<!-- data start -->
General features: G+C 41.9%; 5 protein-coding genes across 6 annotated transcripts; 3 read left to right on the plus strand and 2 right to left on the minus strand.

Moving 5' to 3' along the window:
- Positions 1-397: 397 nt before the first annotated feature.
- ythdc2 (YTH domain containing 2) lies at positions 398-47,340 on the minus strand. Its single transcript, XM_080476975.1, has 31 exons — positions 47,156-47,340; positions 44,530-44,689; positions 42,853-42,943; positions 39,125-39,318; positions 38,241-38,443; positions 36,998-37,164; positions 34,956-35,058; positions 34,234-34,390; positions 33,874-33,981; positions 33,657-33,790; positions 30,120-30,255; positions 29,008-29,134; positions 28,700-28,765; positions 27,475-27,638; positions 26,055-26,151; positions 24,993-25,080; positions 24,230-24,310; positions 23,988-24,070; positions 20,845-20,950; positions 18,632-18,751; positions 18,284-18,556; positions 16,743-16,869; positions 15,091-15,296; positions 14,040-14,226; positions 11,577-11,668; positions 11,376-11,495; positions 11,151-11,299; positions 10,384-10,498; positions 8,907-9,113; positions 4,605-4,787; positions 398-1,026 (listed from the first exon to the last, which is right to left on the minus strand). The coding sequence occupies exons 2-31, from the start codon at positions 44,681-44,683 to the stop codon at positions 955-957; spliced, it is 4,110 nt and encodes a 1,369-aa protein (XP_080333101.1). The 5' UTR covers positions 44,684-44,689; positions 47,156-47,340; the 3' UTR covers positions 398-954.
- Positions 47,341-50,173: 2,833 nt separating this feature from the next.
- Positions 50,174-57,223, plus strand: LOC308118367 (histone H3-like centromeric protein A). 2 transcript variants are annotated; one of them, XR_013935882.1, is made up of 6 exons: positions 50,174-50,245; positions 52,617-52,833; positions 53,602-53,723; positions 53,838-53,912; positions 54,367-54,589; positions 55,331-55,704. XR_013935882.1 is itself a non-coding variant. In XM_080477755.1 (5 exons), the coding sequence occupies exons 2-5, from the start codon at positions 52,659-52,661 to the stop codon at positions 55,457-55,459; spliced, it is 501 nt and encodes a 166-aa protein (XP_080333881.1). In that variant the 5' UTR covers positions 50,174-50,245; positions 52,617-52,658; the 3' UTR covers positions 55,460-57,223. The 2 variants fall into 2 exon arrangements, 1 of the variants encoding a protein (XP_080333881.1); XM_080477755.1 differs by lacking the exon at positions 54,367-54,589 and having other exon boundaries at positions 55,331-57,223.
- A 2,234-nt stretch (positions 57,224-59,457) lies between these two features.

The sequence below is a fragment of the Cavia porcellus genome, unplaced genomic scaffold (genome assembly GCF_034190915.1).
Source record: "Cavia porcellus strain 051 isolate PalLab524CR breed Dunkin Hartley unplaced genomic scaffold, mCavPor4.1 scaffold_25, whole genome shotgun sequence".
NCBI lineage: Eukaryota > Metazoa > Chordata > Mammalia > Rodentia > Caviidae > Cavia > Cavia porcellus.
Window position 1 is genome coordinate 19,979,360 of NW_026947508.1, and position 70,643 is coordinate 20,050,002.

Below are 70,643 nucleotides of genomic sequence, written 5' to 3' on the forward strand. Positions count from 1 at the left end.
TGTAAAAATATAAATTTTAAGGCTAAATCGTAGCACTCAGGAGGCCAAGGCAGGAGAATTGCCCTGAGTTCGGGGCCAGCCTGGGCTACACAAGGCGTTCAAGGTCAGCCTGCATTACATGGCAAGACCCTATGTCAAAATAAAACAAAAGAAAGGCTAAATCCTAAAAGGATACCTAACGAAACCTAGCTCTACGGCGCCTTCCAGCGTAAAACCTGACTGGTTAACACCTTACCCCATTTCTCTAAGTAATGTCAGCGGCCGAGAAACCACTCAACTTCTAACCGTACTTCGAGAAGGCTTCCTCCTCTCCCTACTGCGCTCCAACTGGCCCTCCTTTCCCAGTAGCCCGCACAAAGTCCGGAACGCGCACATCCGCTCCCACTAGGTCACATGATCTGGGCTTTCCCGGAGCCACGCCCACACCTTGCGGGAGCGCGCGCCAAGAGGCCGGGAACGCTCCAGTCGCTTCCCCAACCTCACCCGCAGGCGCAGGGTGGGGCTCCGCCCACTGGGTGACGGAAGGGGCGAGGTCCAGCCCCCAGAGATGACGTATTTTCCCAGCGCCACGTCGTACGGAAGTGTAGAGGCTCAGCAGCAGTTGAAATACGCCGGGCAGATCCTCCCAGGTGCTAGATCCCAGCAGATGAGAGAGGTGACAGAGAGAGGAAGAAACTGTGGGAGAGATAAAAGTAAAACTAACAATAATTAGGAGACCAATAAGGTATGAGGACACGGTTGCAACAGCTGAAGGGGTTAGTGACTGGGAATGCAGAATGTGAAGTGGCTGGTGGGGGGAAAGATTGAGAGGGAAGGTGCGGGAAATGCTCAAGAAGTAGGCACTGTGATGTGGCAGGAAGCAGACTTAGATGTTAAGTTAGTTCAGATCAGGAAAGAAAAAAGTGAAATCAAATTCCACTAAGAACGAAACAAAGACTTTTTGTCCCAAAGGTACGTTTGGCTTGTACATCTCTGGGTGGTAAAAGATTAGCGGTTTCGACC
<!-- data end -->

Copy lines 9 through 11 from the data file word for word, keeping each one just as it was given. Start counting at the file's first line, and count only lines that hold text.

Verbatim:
Source record: "Cavia porcellus strain 051 isolate PalLab524CR breed Dunkin Hartley unplaced genomic scaffold, mCavPor4.1 scaffold_25, whole genome shotgun sequence".
NCBI lineage: Eukaryota > Metazoa > Chordata > Mammalia > Rodentia > Caviidae > Cavia > Cavia porcellus.
Window position 1 is genome coordinate 19,979,360 of NW_026947508.1, and position 70,643 is coordinate 20,050,002.